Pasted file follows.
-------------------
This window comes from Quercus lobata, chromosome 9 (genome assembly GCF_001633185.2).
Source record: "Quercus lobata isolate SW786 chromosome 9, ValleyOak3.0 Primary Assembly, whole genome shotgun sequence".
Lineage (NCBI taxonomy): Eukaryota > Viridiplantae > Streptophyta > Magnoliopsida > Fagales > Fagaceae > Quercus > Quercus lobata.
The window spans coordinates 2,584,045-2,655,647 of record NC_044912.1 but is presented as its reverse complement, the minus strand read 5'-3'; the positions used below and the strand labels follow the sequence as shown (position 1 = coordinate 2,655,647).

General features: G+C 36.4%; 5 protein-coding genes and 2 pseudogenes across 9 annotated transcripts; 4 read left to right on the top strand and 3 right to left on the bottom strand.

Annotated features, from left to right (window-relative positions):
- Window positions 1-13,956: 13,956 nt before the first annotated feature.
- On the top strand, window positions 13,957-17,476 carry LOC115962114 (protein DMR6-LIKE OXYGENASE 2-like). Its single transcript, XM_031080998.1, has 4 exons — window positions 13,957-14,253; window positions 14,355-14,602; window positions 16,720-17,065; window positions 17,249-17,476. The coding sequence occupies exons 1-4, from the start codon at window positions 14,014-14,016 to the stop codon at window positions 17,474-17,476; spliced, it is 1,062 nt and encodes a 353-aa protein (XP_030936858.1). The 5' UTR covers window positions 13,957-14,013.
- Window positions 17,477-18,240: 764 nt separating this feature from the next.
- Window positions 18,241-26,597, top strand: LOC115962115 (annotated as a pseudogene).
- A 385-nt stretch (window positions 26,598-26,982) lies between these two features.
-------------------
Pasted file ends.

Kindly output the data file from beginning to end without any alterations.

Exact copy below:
This window comes from Quercus lobata, chromosome 9 (genome assembly GCF_001633185.2).
Source record: "Quercus lobata isolate SW786 chromosome 9, ValleyOak3.0 Primary Assembly, whole genome shotgun sequence".
Lineage (NCBI taxonomy): Eukaryota > Viridiplantae > Streptophyta > Magnoliopsida > Fagales > Fagaceae > Quercus > Quercus lobata.
The window spans coordinates 2,584,045-2,655,647 of record NC_044912.1 but is presented as its reverse complement, the minus strand read 5'-3'; the positions used below and the strand labels follow the sequence as shown (position 1 = coordinate 2,655,647).

General features: G+C 36.4%; 5 protein-coding genes and 2 pseudogenes across 9 annotated transcripts; 4 read left to right on the top strand and 3 right to left on the bottom strand.

Annotated features, from left to right (window-relative positions):
- Window positions 1-13,956: 13,956 nt before the first annotated feature.
- On the top strand, window positions 13,957-17,476 carry LOC115962114 (protein DMR6-LIKE OXYGENASE 2-like). Its single transcript, XM_031080998.1, has 4 exons — window positions 13,957-14,253; window positions 14,355-14,602; window positions 16,720-17,065; window positions 17,249-17,476. The coding sequence occupies exons 1-4, from the start codon at window positions 14,014-14,016 to the stop codon at window positions 17,474-17,476; spliced, it is 1,062 nt and encodes a 353-aa protein (XP_030936858.1). The 5' UTR covers window positions 13,957-14,013.
- Window positions 17,477-18,240: 764 nt separating this feature from the next.
- Window positions 18,241-26,597, top strand: LOC115962115 (annotated as a pseudogene).
- A 385-nt stretch (window positions 26,598-26,982) lies between these two features.